Sometimes the laugh is in the space between the lines.  The pause or the hesitation before or after a word.  This is also something the actor either hears or he doesn't.  Some actors can't hear it.  I've always likened it to hearing a drummer and his trap set in your head.  Some actors here that beat and rhythm and pace and some don't.  And I honestly don't believe it can be taught.

And then there are the instinctively funny actors that throw the whole theory out of whack.  These guys play outside the rules.  Gene Wilder comes to mind.  I've always thought he introduced an entirely new way to be funny.  He falls into the catagory of "some actors say things funny and some actors say funny things."  The former is far more rare.  Gene Wilder said things funny.  Watch the film version of The Producers.  It's all there.

I've always thought it interesting that dramatic actors rarely do comedy well but comedic actors can easily slip into drama.  There are very few exceptions to this rule.  Meryl Streep comes to mind.  She can do either with equal ease.  But then again, she's Meryl Streep.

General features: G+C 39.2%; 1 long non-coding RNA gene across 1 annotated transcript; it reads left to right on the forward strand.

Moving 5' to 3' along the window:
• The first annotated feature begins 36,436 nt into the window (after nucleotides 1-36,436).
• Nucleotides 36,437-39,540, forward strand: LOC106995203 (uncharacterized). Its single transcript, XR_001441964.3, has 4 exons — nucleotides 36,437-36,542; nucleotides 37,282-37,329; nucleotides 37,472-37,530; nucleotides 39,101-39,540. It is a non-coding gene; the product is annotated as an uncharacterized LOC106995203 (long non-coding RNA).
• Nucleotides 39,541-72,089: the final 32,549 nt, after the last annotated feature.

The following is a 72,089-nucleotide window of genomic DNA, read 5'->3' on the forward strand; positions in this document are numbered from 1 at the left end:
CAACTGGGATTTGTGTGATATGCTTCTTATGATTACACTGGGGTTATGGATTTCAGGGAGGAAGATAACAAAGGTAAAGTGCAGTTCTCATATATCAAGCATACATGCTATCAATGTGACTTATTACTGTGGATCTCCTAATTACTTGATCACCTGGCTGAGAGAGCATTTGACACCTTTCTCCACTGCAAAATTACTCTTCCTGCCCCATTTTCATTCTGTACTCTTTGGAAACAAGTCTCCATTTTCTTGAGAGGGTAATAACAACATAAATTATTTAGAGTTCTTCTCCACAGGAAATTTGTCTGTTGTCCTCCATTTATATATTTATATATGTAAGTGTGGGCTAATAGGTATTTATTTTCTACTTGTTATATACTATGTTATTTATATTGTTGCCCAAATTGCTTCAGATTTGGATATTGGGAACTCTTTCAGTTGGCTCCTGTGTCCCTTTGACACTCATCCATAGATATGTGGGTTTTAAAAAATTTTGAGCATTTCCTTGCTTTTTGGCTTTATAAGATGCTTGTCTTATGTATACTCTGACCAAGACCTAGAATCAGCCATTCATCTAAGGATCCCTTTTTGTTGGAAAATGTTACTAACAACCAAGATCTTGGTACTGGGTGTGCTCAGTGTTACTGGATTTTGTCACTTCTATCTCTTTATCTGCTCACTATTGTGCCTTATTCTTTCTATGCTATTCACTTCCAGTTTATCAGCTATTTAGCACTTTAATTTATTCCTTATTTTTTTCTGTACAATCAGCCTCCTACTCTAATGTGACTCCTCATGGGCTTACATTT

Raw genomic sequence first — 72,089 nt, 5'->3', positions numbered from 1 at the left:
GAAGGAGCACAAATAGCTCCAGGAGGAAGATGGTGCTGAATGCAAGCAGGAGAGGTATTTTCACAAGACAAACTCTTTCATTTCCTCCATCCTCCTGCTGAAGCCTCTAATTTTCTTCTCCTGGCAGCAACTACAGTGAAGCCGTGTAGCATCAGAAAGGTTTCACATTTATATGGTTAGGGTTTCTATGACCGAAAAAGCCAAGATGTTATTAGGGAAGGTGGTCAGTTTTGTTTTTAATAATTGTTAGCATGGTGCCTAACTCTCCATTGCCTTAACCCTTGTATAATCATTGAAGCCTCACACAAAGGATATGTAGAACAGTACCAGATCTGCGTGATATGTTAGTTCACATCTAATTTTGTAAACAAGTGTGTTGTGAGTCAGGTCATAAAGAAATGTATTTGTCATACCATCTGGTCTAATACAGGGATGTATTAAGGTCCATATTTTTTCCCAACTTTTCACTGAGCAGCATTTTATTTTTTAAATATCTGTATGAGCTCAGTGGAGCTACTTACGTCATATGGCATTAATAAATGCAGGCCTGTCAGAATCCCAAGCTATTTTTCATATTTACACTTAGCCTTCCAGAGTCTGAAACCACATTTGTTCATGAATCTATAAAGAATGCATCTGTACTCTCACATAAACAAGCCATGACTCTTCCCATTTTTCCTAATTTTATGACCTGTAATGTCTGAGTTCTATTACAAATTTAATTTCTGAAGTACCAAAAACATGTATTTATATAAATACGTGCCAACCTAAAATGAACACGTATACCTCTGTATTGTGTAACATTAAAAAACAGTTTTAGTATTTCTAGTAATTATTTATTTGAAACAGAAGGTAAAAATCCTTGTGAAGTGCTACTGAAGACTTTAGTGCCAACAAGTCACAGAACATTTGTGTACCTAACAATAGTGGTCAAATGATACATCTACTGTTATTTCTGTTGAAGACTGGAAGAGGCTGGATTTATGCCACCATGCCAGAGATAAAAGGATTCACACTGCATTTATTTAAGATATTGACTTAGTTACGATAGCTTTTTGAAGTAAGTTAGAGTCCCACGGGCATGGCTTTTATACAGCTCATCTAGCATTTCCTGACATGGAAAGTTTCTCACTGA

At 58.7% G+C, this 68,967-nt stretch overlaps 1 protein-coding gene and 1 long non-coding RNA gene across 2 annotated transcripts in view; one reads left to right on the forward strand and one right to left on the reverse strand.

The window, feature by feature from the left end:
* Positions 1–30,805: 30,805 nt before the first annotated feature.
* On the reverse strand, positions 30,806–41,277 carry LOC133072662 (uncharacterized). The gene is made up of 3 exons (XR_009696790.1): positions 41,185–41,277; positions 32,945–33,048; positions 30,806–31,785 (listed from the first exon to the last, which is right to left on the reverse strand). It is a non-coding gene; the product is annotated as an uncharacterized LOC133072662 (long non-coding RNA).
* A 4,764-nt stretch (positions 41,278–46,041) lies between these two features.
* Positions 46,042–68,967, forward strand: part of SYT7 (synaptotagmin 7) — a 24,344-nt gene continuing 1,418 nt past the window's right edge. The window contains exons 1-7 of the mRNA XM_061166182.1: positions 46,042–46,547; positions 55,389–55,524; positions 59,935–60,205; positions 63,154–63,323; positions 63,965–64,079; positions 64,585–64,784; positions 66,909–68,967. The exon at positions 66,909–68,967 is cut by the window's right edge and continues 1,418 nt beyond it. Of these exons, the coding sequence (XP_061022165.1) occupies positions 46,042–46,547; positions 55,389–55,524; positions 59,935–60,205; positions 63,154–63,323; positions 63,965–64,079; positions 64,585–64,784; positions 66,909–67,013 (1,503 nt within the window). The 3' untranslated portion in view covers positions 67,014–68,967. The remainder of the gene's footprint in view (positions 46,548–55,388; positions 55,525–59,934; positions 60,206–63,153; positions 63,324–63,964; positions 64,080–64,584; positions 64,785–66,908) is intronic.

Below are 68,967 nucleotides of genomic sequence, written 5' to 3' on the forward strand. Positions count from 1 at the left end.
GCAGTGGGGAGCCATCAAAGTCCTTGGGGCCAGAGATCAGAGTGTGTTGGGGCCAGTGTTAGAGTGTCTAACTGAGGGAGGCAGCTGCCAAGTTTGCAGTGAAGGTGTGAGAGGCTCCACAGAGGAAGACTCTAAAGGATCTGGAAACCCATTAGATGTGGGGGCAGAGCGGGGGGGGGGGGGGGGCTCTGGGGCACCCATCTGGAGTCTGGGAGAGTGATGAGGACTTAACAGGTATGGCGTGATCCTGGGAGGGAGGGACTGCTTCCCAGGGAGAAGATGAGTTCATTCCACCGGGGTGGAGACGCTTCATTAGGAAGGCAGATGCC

Brando was never successful at comedy.  DeNiro only slightly successful.  Mostly because he's quirky.  But certainly not inherently funny.  Pacino can be funny, but only INSIDE a dramatic structure.  Ed Norton seems to grasp both concepts.  Most watchable dramatic actors CAN be funny, but again, mostly inside a dramatic premise.  To be flat-out funny without the given premise and most dramatic actors flounder.  Comedic actors (Robin Williams, Jackie Gleason, Zero Mostel, etc.) simply adjust their timing a bit and easily slip into the right cadence and delivery.

And another thing.  Actors that are funny OFF stage mostly aren't funny ON stage.  It's kind of like taking the high school class clown and sticking him in a farce.  He's not funny.  Hundreds of thousands of directors through the course of history have made this deadly casting mistake.

Well, there you have it.  A quick and free dissertation on the nature of comedy.  I get a hundred bucks an hour usually for this type of information.

Mark Twain said, "Humor is based on exposition.  Comedy is based on surprise.  I'm a humorist."  That's a pretty nice bow to put on things.

See you tomorrow.